Healthy Expression

I always cheer up immensely if an attack is particularly wounding because I think, well, if they attack one personally, it means they have not a single political argument left. – Margaret Thatcher

The news about the US Presidential election is filled with anger these days. No matter what side of the election you are on, I am sure you can state case after case of anger, hatred and attacks – verbal and physical.

The need and ability to share our honest feelings is human, natural, and necessary. Many of us feel the need to express outrage, fear, and anger. And we do have the right to express our thoughts and feelings – but how we express them can change their impact on others and ourselves.

angerA friend told me that other day, “I am going to post what I think on Facebook and if my friends don’t understand, that is their issue not mine.” And it is true. Other people’s reaction to our beliefs is not our business. We are not responsible for their reactions.

And I also believe that the way in which we share our feelings has a strong impact on how others react.

Are we stating a difference in dogma or attacking someone’s character?

What adjectives are we using for those who disagree with us? Are they necessary? Are they petty? Are they fact or opinion?

Is how we are stating our views clearly expressing our intent or are they worded in a way to incite others to defend themselves?

What is our desire in sharing our thoughts? Is how we are wording our feelings going to help or hurt our desire for others to understand?

Besides the positive or negative effects of our words on others, we also need to consider what our words are doing to ourselves. Remember my recent post about every force has an equal and opposite force? Are we putting out a force that we would like to receive back? Or is our own anger and hatred sending the same negative energy back on us?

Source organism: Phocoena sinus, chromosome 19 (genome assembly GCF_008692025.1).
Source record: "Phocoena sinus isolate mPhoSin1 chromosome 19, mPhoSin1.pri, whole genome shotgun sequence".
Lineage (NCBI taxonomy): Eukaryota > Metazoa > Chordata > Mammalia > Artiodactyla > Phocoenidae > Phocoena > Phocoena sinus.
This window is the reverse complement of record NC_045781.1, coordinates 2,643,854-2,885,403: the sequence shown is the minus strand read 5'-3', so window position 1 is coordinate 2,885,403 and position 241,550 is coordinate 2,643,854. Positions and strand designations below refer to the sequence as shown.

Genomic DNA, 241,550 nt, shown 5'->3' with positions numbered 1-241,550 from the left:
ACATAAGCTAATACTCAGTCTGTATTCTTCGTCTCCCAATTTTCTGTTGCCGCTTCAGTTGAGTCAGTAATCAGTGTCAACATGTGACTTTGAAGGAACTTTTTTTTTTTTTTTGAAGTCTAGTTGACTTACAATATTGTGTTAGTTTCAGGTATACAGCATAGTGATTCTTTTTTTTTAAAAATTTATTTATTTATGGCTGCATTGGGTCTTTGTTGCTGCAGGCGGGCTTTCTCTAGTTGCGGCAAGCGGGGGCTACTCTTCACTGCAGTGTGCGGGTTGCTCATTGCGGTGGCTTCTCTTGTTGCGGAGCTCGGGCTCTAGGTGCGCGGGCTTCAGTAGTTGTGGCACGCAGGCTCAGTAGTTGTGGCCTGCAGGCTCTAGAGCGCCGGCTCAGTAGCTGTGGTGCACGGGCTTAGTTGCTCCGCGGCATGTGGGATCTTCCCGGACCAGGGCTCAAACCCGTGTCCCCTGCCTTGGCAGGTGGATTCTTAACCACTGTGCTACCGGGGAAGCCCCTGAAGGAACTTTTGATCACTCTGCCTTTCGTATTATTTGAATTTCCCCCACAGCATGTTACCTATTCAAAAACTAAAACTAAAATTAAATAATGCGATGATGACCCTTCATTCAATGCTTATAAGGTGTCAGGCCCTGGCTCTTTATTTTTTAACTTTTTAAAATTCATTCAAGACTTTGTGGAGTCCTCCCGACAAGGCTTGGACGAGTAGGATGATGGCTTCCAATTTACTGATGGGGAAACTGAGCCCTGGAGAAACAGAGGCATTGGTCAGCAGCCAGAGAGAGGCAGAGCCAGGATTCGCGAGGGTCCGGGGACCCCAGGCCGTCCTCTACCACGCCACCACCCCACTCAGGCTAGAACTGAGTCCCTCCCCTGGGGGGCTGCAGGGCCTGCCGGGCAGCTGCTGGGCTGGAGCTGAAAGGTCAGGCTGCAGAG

A great book called Power vs. Force delves into the energies behind our words. His premise is that there is a vibrational energy behind our words and feelings. I don’t want to debate the scientific theory behind this, but I ask you to notice your own experience. When you are angry or say hateful words, how do you feel? How about when you tell someone you love them, how does that affect your body and mind?

Bringing this back to my point, as you share your thoughts about the upcoming election (or any other heated topic) how do your words feel to you? Are they bringing you peace and calm or raising your blood pressure? If you do not care how others react to your words, notice how you are reacting to your own words. Look back at what you wrote and see how you can express your viewpoint in a way that does not attack or alienate others. If you switch the words to be more palatable to you, notice how your message may be easier to be heard by others – no matter their views.

If you are like me and are looking for ways to make this upcoming election have more positive energy, join me, James Twyman, and others as we hold a space of peace, compassion, and understanding during the debates and rallies. Hopefully together we can stop the tide of anger and return again to intellectual debate.

2 comments

  1. I’m astounded and even shocked how much anger people have or even rage at the slightest irritation. This anger and rage begets more anger and rage, a domino effect. I hope that the peacefulness (in those who choose to be this way) spreads, perhaps also like a domino.

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